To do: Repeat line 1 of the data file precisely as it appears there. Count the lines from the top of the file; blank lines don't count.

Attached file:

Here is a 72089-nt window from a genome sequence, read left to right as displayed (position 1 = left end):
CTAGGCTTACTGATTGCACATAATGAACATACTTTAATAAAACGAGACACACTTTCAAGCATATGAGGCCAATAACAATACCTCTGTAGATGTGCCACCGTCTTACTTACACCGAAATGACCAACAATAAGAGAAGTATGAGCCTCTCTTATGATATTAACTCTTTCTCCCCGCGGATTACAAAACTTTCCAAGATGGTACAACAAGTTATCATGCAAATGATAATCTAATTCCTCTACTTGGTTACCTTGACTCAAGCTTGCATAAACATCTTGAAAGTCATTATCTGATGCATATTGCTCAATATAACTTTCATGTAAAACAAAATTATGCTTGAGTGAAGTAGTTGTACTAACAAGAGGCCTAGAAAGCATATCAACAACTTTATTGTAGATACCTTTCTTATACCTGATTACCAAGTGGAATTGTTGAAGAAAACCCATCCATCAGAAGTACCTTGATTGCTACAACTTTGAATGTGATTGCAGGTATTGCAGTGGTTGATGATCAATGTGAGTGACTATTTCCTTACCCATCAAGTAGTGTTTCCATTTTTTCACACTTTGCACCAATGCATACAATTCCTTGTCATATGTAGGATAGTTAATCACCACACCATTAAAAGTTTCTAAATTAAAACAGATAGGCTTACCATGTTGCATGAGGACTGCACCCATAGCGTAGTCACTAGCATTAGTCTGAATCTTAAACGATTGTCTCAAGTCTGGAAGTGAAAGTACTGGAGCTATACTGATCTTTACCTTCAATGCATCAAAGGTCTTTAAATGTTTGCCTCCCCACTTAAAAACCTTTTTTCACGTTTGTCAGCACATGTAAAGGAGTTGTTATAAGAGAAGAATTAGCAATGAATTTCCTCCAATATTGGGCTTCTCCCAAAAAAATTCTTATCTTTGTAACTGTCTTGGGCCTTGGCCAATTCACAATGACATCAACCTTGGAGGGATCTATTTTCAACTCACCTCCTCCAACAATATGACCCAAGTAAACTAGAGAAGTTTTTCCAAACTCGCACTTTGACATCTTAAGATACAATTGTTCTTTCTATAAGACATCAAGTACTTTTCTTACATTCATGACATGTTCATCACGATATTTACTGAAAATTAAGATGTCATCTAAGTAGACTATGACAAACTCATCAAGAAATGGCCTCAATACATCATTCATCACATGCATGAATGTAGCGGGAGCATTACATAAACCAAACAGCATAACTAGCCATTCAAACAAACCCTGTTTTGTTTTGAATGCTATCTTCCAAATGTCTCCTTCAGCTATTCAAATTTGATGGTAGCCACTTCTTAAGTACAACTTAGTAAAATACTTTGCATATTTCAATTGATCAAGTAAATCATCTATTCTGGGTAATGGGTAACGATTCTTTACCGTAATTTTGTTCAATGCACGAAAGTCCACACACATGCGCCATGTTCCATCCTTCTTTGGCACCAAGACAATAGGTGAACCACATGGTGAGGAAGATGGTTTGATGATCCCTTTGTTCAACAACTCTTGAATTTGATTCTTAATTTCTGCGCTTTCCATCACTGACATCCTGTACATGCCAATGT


Here is a 72089-nt window from a genome sequence, read left to right as displayed (position 1 = left end):